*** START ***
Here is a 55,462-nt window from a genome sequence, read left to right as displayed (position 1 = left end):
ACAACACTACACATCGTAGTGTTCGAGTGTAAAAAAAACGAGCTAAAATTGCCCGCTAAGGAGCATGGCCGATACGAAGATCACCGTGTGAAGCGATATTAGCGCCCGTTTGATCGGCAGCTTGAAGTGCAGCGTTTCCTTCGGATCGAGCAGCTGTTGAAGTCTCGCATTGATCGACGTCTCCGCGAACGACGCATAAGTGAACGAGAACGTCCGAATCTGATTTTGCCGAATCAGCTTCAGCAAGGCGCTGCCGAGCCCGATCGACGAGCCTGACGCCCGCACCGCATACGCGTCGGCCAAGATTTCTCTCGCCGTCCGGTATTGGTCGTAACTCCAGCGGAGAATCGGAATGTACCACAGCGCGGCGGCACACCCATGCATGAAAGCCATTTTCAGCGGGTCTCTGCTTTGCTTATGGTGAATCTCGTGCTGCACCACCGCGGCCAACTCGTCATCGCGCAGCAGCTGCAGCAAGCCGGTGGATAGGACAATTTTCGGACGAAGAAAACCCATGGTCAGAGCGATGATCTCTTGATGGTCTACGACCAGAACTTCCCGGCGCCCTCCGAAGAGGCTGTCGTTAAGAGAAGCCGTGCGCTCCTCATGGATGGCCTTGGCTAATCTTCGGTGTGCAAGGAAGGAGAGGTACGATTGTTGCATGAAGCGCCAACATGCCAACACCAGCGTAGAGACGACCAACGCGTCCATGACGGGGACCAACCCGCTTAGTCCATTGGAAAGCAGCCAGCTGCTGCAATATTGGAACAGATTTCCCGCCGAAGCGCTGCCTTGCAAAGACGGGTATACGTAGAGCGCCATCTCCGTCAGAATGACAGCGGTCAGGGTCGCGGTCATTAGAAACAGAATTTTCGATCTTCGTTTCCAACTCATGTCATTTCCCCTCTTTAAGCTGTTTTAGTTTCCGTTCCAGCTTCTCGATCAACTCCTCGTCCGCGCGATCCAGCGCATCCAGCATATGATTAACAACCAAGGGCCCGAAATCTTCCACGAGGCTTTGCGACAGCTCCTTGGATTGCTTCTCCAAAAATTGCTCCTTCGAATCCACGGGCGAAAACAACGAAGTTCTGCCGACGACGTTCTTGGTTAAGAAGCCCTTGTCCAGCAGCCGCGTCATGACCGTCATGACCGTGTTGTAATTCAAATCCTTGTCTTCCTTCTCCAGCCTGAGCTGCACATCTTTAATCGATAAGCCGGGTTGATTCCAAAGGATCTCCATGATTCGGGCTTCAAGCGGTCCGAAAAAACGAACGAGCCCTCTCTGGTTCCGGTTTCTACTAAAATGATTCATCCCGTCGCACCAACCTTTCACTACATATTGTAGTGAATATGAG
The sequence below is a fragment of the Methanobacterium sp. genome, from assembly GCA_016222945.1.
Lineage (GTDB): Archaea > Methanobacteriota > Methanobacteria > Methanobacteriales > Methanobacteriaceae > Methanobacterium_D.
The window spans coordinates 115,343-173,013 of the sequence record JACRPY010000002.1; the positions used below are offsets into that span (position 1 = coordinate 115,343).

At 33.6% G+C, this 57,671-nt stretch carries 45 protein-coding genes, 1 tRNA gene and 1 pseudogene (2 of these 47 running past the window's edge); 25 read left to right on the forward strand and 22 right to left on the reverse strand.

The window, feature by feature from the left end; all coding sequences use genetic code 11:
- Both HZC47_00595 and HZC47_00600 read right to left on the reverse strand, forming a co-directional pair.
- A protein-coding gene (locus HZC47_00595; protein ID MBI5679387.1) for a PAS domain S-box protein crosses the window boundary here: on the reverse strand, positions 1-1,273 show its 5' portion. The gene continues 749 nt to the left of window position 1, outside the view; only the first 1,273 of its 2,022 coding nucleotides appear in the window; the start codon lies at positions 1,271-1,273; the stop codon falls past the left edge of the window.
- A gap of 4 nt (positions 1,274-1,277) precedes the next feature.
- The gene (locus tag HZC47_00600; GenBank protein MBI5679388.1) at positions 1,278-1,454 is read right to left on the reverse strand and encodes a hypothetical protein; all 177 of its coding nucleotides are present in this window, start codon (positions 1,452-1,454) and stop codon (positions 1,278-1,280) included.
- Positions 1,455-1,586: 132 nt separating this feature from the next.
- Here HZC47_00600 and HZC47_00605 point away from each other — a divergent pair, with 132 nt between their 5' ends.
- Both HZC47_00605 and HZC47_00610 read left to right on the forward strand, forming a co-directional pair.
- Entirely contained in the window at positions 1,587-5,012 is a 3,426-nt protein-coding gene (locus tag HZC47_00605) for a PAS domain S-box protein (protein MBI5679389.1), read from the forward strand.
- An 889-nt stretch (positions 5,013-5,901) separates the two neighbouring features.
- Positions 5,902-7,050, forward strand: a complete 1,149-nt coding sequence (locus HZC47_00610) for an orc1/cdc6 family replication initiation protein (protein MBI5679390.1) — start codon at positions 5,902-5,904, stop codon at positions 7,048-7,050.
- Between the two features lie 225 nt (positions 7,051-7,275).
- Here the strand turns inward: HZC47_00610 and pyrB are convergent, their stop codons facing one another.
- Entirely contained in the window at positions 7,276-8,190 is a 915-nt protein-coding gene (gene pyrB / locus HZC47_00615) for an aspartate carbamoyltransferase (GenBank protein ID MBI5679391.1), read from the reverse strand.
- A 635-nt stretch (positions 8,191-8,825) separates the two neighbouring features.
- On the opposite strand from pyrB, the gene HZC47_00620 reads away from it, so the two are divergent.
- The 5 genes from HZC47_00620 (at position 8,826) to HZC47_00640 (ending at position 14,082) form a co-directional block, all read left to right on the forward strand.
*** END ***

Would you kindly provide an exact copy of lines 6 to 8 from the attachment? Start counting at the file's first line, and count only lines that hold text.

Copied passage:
At 33.6% G+C, this 57,671-nt stretch carries 45 protein-coding genes, 1 tRNA gene and 1 pseudogene (2 of these 47 running past the window's edge); 25 read left to right on the forward strand and 22 right to left on the reverse strand.

The window, feature by feature from the left end; all coding sequences use genetic code 11:
- Both HZC47_00595 and HZC47_00600 read right to left on the reverse strand, forming a co-directional pair.